The Quote: Key for Understanding the Issue
My quote was simply, “As evangelicals and Mormons, we are not theological brothers and sisters. But we are friends and neighbors. And on that basis we work together to defend marriage.” At another time, the LA Times called, equally inquisitive of the “new relationship.” I ended up making the same statement – “As evangelicals and Mormons, we are not theological brothers and sisters. But we are friends and neighbors. And on that basis we work to defend marriage” – repeatedly.
That became the mantra for our Prop 8 work together. Mormons make up 2% of the California population, yet contributed at least 40% of the funds to defend marriage. Of the workers that knocked on doors and called homes, I suspect that the LDS church provided the lion’s share of the workers.
(They are not the only identifiable group or constituency to which we are indebted. There were ethnicities that were critical to defending marriage. Whites voted 49% in favor of Prop 8. Asians also voted 49%. Hispanics voted 53% to defend marriage. While blacks voted 70%. Thus marriage was saved in California by Hispanics and African Americans.)
But back specifically to the issue of evangelicals and the LDS Church. Notice the phrase – “friends and neighbors.” That is exactly what they are. As such, I treat them (and all persons) with honor and dignity.
I later visited Salt Lake City and dialogued with two members of the Quorum of the Twelve Apostles, Russell Ballard and Quentin Cook. One of them set the stage perfectly with this opening line, “Look, we are just going to have to tolerate each other’s theology, so we can work together defending marriage.” My sentiment exactly.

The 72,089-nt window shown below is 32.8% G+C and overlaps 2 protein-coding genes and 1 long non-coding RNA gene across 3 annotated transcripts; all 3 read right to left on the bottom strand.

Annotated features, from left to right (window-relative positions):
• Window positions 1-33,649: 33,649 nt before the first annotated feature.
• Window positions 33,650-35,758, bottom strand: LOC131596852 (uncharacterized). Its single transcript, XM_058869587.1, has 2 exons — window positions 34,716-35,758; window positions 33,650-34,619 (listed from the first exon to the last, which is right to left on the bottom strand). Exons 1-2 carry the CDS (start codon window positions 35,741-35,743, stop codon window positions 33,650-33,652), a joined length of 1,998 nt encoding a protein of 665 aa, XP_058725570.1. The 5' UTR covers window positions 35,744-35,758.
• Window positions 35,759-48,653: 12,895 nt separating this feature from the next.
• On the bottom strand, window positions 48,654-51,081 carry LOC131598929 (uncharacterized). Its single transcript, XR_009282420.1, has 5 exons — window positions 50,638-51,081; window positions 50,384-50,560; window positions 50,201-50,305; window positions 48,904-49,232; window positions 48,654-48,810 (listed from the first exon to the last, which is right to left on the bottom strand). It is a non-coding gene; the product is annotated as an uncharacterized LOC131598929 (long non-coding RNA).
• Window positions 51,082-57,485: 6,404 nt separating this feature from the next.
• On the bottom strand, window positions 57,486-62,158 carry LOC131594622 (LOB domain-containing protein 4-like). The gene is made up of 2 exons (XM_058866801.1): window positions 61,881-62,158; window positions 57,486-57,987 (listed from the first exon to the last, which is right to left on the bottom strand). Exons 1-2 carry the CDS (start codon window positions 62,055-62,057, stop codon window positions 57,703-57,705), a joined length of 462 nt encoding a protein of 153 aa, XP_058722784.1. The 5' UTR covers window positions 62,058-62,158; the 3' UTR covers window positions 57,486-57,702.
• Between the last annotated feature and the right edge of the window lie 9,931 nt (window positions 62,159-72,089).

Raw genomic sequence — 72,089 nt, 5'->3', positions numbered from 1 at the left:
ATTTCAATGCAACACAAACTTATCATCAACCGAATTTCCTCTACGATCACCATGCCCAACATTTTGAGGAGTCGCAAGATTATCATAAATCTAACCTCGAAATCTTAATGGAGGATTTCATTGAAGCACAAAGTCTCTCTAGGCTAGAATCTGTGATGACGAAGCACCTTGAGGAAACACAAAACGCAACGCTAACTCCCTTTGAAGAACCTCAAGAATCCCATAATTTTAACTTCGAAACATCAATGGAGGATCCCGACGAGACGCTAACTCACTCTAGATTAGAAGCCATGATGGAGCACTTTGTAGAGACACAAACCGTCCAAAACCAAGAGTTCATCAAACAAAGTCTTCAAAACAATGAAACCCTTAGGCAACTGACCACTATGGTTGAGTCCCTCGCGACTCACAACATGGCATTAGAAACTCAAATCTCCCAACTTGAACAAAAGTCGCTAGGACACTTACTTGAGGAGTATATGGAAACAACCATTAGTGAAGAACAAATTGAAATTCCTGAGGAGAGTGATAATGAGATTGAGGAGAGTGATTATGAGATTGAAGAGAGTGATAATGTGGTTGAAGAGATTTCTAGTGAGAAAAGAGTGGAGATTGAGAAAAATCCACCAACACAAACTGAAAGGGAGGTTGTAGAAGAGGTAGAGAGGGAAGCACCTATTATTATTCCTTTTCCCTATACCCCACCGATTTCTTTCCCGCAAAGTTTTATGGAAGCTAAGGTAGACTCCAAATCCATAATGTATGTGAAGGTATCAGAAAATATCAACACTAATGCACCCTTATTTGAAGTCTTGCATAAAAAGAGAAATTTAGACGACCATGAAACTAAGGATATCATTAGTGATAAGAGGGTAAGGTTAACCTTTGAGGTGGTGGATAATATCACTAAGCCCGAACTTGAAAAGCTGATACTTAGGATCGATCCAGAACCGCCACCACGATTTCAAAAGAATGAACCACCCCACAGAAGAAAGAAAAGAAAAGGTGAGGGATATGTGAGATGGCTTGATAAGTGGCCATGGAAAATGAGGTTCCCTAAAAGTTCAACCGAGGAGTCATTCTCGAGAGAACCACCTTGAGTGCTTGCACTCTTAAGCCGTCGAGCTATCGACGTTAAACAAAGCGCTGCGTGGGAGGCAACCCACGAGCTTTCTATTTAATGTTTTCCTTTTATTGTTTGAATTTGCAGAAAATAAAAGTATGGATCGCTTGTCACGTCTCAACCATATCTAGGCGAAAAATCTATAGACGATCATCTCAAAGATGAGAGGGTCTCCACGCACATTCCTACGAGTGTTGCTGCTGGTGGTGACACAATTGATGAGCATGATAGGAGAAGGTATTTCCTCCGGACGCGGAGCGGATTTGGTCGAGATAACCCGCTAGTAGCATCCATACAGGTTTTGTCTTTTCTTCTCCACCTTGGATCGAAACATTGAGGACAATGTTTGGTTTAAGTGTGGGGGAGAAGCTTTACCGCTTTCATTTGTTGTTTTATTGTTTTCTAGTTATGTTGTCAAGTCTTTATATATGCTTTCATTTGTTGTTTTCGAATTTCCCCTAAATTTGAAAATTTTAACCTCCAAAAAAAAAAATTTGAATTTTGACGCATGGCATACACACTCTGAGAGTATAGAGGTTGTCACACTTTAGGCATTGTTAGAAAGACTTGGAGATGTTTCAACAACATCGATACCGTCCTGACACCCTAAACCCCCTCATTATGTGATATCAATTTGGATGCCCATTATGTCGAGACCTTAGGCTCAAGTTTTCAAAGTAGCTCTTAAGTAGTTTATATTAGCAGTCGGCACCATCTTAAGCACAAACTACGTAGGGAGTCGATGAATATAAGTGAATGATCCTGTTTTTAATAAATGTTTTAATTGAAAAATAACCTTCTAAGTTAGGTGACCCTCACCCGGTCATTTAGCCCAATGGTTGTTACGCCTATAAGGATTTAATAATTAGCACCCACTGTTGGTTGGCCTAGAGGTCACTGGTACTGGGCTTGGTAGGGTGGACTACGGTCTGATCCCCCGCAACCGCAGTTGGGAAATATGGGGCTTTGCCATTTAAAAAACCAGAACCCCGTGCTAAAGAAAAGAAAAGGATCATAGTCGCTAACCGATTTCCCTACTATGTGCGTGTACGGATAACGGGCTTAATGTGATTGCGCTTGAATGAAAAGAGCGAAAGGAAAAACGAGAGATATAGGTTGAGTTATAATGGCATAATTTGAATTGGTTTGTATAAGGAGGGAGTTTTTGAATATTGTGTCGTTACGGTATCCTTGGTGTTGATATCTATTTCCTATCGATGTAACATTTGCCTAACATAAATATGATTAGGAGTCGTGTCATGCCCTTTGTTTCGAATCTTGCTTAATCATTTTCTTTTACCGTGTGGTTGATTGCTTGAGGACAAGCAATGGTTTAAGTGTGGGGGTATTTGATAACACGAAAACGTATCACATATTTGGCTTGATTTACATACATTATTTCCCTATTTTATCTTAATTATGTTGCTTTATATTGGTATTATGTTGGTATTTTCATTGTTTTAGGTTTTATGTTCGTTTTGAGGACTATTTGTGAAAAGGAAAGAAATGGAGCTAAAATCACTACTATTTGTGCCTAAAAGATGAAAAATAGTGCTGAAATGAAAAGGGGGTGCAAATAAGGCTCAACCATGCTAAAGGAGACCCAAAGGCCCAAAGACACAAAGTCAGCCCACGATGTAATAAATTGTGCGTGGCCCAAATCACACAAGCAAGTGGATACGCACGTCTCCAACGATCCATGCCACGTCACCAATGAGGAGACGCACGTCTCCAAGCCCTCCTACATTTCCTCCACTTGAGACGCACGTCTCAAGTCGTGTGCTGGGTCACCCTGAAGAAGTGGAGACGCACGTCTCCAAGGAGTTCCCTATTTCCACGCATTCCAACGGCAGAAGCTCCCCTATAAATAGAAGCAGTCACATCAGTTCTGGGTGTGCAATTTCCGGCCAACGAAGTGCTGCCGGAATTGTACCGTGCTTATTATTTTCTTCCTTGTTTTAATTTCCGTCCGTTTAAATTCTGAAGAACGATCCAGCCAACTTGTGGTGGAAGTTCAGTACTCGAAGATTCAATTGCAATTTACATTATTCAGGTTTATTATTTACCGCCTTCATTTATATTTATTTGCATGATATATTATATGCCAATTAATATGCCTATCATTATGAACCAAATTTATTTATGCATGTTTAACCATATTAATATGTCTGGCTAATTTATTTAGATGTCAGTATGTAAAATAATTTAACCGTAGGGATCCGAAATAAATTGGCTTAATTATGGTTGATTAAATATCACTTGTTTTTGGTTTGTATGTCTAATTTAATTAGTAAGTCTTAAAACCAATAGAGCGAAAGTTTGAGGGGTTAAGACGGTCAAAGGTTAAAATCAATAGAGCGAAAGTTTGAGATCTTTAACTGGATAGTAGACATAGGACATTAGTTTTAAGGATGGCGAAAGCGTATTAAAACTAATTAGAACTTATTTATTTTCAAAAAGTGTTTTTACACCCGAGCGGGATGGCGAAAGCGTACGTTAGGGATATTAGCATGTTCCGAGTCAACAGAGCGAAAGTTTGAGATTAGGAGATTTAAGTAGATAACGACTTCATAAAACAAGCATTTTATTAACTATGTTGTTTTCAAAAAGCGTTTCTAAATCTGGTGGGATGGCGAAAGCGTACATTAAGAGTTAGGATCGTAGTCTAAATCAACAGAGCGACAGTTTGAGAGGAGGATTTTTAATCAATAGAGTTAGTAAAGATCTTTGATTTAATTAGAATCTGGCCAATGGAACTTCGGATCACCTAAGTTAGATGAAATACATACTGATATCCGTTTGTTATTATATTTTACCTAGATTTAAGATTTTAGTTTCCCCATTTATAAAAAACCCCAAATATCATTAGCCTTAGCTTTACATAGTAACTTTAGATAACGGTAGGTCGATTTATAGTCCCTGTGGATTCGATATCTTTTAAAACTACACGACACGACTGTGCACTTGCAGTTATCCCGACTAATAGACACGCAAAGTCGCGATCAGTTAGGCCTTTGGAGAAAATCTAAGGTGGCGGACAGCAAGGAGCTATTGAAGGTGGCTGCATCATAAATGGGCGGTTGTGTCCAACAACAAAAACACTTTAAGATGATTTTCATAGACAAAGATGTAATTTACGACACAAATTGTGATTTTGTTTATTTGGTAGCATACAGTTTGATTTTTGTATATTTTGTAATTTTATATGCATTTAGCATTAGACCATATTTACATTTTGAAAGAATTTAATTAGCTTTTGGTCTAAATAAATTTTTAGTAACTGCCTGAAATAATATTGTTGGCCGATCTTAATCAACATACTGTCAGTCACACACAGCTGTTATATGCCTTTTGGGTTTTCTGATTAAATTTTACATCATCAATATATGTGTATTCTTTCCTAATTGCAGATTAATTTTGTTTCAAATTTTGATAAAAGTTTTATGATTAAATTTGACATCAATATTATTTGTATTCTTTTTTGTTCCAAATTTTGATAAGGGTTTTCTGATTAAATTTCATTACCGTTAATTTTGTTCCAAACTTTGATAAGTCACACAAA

Because he had laid it out so clearly, we were able to focus on the matter at hand: defense of marriage. I later met with them for the same purpose. They are my “friends and neighbors.” In addition, there are a host of members of the LDS church in San Diego and further up in the greater LA area that are my “friends and neighbors.” I thoroughly enjoy my time with them. They are friends. I have not changed my theology one bit. Not at all. I suspect they have not as well, but we can work together on this important project.
In the aftermath of the November 2008 Prop 8 victory, there was a demonstrable backlash directed at the Mormon Church. Without hesitation, I called a meeting of evangelicals and Catholics – inviting the Mormon officials that I could gather on short notice – and we (Catholics and Evangelicals) affirmed that we would stand with them and speak out against the violence directed against them. In addition, I participated in a major press conference in which Evangelicals, Catholics, Muslims, Sikhs and others all defended the unwarranted and viscous attacks on the LDS Church.
The Nature of Alliances
In the Old Testament, there were times that Israel forged alliances out of desperation because they did not trust God. That distrust is sin. In addition, Israel compromised herself in those alliances, becoming like those with whom she joined.
However, there were other scenarios in which God used cultures outside Israel for his purposes. Those alliances seemed to have the approval of God.
Thus I developed a personal “grid” regarding the forming of alliance on the Prop 8 battle. It might not be helpful for you, but it is helpful for me. I asked myself two questions:
1. Am I joining with someone simply out of failure to trust God, or does this alliance seem to have the approval of God for this moment, to accomplish his will?
2. Am I compromising biblical truths and values in this alliance?
I concluded that the alliances were not out of failure to trust God, but out of an understanding of how (in this moment) to live out his will on earth, and that there was no compromise of biblical values.
I am not hesitant to say that – though they are not my theological brothers and sisters – the LDS members I have come to know truly are my good friends. We even laugh hard together. Yes, we even tease each other about each other’s theological positions. Yes, I wish they would embrace what I believe. As yet, that has not happened. But in the meantime, we are unabashedly “friends and neighbors.”
The Evangelical-LDS Prop 8 alliance provides some background to the issue of why an evangelical might attend the Restoring Honor Rally in Washington, DC.